Definition of infirm in English:

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Pronunciation: /ɪnˈfəːm/


1Not physically or mentally strong, especially through age or illness: those who were old or infirm elderly and infirm people (as plural noun the infirm) care for the infirm
More example sentences
  • Mentally and physically infirm, he stayed in the jail lobby for three days before anyone noticed him.
  • Furthermore, the home was failing to create an environment where mentally ill and physically infirm people could properly be cared for and safely live alongside each other.
  • The development will include an elderly and mentally infirm unit, and 55 residential flats on land adjacent to the cricket ground.
frail, weak, feeble, enfeebled, weakly, debilitated, decrepit, bedridden;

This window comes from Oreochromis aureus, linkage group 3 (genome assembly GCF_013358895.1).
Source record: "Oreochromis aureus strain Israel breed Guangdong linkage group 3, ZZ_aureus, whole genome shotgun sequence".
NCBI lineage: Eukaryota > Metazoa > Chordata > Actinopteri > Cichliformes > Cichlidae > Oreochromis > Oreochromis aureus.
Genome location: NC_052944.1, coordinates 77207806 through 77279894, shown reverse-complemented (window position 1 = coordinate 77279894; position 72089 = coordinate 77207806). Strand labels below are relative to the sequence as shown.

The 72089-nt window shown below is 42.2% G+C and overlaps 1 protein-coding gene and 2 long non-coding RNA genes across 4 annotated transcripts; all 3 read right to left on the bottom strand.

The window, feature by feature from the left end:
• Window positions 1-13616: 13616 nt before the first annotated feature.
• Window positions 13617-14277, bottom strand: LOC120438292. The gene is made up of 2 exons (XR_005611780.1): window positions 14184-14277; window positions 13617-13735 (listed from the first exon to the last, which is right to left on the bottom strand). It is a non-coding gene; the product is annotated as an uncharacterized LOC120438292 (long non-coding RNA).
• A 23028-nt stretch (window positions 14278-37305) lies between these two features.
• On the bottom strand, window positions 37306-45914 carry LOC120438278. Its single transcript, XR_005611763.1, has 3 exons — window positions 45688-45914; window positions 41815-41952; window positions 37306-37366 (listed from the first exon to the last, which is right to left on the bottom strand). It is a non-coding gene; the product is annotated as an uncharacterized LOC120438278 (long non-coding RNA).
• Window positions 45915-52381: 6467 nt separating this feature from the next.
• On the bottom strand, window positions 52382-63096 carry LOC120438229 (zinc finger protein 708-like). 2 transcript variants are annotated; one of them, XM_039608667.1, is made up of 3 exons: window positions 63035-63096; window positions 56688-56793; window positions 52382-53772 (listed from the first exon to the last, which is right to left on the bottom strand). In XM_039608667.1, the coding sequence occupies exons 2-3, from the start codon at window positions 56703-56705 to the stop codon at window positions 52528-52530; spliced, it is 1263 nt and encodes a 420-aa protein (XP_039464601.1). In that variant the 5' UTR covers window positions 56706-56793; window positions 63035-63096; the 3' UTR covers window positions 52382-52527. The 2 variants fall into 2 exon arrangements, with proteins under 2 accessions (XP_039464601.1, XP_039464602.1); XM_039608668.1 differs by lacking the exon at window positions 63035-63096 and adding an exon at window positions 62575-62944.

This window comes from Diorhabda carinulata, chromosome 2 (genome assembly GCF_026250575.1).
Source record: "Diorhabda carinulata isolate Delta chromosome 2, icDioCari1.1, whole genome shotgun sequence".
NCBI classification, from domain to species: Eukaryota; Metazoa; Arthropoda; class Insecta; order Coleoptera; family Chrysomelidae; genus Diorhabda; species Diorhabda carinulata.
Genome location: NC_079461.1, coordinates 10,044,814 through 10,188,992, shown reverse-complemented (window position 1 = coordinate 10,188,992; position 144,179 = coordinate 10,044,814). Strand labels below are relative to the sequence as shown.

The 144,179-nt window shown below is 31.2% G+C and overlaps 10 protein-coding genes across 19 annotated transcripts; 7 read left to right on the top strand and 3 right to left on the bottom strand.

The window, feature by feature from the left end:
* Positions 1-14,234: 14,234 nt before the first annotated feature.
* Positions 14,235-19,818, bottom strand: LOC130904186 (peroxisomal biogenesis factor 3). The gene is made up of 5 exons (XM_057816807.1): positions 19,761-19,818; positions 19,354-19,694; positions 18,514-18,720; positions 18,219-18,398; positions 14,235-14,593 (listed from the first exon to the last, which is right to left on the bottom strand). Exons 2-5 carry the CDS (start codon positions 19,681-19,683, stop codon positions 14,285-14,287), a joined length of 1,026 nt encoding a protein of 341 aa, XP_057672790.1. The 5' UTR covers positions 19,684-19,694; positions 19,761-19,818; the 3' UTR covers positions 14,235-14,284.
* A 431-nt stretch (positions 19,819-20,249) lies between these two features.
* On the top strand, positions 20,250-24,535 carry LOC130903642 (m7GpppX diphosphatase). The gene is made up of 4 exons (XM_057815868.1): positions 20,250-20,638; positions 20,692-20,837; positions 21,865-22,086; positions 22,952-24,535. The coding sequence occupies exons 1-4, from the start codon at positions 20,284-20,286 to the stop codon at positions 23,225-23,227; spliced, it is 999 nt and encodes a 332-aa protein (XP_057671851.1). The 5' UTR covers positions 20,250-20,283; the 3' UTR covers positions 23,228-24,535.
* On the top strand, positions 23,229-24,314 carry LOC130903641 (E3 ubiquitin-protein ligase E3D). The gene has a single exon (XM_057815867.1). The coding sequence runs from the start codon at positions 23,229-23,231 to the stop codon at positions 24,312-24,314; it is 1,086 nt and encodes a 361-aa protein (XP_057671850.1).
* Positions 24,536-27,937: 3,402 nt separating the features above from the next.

ill, unwell, sick, sickly, poorly, indisposed, in poor/declining health, failing, ailing;
doddering, doddery, tottering, wobbly, unsteady, unstable
1.1 archaic (Of a person or their judgement) weak; irresolute: he was infirm of purpose
More example sentences
  • While standing for an expanded trade unionism the left has to carefully but firmly distinguish itself from their Congress' infirm vision.
  • Keenly sensitive to these insults, Raglan had to grapple with a French command whose sense of purpose seemed infirm.
  • A court cannot grant finality to a constitutionally infirm judgment.



Example sentences
  • Nor am I the slightest bit interested in using the model of an out-dated, infirmly and inferiorly working European, Japanese and general world scenario.
  • The catalytic activity is related to the total SO42− groups bonded on the surface of the substrate but not those infirmly bonded.


Late Middle English (in the general sense 'weak, frail'): from Latin infirmus, from in- 'not' + firmus 'firm'.

For editors and proofreaders

Line breaks: in¦firm

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